These were not the type of bugs that you face on a daily basis. But if your service is being attacked, the attackers may be trying to exploit some of these bugs. Now they can’t.
The result is a more stable agent and a more stable product.
Support for Logs, Metrics, and Traces
Both Fluentd and Fluent Bit were created for logs. As of last year, we started extending the scope of the project and now we support metrics, and this year we’re releasing support for traces.
Some years ago at KubeCon Europe, people began coming up to us and saying, “I’m using a Prometheus node exporter for metrics and using Fluent Bit for logs. Can you replicate the same functionality inside Fluent Bit?”
So we started extending our own core engine to support native metrics payloads. But following our philosophy of being vendor agnostic and being able to connect different platforms and ecosystems, so we made it compatible with OpenMetrics, which is a Prometheus standard, and OpenTelemetry metrics.
On the input side, we implemented a Prometheus scraper so that Fluent Bit can scrape your Prometheus endpoints. If your application is running and exposes some metrics, Fluent Bit can scrape those metrics and get them into the pipeline. Also, we have another plugin that is a mimic of Node Exporter from Prometheus that runs locally and scrapes the same metrics that Node exporter does. We support coverage of around 60% of what the real exporter does, but that covers about 85% of actual use cases.
On the output side, you can expose this data with a Prometheus Exporter plugin that we have or with Remote Write. For most of the services that are supporting Prometheus Remote Write, like New Relic and Google, you can connect to them by using these connectors. So whether you have logs or metrics, Fluent Bit can receive the data and ship it to your preferred destination.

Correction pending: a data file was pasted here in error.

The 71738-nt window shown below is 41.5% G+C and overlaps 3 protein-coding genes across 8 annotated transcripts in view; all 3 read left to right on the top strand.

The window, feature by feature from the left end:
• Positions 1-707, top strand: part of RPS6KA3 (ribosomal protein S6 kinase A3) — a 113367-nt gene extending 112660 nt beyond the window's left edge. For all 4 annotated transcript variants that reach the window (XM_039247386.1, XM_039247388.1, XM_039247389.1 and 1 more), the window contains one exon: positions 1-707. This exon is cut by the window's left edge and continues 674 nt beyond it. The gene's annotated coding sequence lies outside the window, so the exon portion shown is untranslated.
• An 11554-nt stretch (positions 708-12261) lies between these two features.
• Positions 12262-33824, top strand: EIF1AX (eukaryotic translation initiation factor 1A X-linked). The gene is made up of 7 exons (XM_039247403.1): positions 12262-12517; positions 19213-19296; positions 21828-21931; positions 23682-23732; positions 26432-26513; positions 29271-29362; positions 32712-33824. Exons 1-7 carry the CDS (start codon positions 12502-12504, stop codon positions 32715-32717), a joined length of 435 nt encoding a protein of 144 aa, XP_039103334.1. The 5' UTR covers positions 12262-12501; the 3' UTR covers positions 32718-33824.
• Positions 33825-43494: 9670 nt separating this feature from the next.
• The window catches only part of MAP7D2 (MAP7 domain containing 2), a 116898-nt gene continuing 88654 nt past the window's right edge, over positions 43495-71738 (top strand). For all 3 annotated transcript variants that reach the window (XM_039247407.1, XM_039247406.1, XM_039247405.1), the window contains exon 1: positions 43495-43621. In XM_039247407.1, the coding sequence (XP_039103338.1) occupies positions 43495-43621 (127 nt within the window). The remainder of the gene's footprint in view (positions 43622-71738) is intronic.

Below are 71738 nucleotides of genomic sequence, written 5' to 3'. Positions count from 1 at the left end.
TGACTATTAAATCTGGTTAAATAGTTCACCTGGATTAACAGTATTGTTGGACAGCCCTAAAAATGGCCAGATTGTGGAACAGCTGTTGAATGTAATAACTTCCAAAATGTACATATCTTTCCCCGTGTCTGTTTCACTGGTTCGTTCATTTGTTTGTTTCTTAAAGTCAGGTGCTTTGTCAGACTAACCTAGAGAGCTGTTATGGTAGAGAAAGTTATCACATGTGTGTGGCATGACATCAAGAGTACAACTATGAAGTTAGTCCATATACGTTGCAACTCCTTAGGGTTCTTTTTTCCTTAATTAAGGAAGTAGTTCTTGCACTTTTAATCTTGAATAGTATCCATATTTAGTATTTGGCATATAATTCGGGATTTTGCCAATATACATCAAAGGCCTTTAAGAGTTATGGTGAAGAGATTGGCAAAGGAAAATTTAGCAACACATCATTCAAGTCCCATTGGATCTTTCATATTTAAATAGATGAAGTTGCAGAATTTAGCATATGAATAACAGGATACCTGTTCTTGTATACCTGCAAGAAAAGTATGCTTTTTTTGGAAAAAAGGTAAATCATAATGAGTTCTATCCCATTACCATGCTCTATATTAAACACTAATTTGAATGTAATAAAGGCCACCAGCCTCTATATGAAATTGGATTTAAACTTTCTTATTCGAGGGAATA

The way that the Fluent project views OpenTelemetry is that the industry wants to get a standard. For example, if you asked about the industry standard for metrics, everybody would say Prometheus. Everybody uses Prometheus—that is perfect. If you ask, for example, what is the industry standard for traces? Everybody will say that for now, it’s OpenTelemetry.
But standards have a way of switching or evolving. But at some point, you have overlapping features or overlapping protocols. You need something that runs in the middle that allows you to connect the dots, and that is Fluent Bit.
Our experimental OpenTelemetry input and OpenTelemetry output plugins currently only support metrics payloads. However, we are extending to traces in a few weeks. But we don’t aim to replicate, for example, the OpenTelemetry collector; we don’t aim to implement traces processing. That is OpenTelemetry’s job. Fluent Bit’s job is to move the data.
In Q4 2022 we will launch OpenTelemetry raw traces support. The current OpenTelemetry input and output plugins will be extended to provide this feature.
Performance Improvements and Golang Input Plugins
We are also investing heavily in performance improvements. Modern environments are always generating more data—more and more data. Fluent Bit will be able to handle that load. Amazon has contributed a new mechanism for the event loop that enables priority queues. All of the events run smoothly and there’s no event loss. We’ve also done a lot of work on optimizing threading, input support, and encoding as well as memory management manage a memory.
For some time we have supported Golang on the output side. In Q3 2022 we will extend this to the input side of Fluent Bit which will allow developers to create their own Golang input plugins for Fluent Bit.
A Bright Future
The traction that Fluent Bit has gained in the three years since its initial release is amazing. It is exciting to be part of a community with such energy and vision. I truly believe the best years for the Fluent ecosystem are yet to come.